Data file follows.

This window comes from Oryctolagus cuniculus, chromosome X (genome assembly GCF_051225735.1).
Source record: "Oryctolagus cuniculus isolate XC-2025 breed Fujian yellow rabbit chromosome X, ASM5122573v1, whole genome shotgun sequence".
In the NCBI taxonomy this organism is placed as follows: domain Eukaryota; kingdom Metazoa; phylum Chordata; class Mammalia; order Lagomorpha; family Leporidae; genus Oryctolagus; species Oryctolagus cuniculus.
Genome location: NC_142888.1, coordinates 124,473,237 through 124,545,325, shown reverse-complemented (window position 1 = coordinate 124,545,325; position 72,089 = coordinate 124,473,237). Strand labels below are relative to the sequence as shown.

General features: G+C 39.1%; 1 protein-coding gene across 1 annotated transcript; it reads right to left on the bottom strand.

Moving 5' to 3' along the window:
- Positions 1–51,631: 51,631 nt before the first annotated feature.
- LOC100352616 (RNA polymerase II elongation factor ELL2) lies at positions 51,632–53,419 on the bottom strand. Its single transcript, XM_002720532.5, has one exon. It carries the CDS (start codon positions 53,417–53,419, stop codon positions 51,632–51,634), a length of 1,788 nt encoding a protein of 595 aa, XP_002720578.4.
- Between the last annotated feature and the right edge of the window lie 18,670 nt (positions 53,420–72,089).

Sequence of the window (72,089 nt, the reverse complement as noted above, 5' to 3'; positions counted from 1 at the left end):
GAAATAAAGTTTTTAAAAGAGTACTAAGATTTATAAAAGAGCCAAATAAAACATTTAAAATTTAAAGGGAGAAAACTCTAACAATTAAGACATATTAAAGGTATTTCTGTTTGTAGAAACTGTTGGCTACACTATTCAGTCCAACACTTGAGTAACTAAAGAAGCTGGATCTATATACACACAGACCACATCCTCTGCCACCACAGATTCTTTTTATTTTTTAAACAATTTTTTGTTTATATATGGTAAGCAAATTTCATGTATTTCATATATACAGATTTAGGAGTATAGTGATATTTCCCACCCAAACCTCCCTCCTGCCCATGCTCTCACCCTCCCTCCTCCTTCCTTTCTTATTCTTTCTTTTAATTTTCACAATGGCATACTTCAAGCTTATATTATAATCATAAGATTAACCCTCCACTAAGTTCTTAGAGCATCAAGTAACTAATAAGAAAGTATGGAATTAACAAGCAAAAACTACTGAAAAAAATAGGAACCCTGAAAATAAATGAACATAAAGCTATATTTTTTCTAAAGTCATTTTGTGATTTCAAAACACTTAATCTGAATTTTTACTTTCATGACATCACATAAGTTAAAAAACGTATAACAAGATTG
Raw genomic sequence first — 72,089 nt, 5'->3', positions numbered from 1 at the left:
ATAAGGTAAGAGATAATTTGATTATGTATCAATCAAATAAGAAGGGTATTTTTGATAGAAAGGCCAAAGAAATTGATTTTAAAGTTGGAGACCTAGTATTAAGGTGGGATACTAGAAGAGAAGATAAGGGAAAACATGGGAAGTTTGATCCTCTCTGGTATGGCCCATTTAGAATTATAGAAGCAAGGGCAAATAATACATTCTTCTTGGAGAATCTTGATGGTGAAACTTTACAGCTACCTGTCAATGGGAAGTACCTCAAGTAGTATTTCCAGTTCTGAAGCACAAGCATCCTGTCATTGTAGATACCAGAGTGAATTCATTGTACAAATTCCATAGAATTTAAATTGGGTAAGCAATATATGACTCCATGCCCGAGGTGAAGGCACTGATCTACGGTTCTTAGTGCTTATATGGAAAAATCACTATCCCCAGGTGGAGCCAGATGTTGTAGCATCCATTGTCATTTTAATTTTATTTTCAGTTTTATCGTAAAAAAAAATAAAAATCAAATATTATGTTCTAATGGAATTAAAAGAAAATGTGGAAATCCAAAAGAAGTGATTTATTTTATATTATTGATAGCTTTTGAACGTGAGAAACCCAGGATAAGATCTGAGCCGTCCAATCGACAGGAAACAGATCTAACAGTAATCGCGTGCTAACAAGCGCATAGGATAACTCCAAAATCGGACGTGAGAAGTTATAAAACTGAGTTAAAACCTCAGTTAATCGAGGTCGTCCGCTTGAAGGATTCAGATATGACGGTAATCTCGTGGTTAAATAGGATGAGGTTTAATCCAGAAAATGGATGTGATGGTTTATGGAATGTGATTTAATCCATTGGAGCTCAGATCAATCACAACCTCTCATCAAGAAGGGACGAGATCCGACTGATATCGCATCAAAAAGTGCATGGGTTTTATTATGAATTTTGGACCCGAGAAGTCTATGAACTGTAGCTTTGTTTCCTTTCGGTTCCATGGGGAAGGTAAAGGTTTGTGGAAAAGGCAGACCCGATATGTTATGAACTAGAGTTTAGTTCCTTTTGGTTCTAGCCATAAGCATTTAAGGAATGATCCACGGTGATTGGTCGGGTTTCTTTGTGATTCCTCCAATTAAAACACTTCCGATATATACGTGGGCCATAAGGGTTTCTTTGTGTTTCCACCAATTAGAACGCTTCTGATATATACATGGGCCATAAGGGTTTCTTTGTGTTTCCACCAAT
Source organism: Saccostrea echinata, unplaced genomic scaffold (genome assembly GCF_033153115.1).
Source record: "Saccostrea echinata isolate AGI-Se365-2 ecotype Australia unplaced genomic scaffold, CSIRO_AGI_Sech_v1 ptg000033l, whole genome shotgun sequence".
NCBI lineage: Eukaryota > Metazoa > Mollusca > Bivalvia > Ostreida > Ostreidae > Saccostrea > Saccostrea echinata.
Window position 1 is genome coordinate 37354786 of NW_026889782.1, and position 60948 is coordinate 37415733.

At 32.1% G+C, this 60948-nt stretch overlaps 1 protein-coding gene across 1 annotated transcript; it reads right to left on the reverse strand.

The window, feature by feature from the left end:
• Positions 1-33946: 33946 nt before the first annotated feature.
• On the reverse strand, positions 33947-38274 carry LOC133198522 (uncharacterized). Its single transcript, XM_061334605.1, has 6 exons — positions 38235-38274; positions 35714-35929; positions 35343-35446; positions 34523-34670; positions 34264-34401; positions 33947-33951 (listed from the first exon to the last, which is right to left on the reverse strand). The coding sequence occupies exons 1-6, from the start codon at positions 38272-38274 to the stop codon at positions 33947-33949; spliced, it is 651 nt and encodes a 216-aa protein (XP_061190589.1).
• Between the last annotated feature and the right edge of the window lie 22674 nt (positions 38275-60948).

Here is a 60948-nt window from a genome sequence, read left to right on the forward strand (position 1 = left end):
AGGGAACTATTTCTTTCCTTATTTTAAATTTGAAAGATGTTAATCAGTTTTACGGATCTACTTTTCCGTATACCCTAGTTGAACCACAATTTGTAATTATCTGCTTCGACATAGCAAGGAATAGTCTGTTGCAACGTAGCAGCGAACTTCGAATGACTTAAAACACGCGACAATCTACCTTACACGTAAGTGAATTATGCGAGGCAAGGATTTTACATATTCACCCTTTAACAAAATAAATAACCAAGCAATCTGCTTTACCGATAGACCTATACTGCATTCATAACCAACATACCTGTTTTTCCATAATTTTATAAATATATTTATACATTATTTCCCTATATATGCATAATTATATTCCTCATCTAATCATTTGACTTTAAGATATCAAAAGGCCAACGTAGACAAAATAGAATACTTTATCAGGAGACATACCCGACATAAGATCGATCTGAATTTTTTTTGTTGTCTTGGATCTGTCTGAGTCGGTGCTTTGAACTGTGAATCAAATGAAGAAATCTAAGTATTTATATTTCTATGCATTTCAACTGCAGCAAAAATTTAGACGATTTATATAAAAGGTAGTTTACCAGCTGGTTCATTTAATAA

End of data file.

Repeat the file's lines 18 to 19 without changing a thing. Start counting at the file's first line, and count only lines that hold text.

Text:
At 32.1% G+C, this 60948-nt stretch overlaps 1 protein-coding gene across 1 annotated transcript; it reads right to left on the reverse strand.

The window, feature by feature from the left end: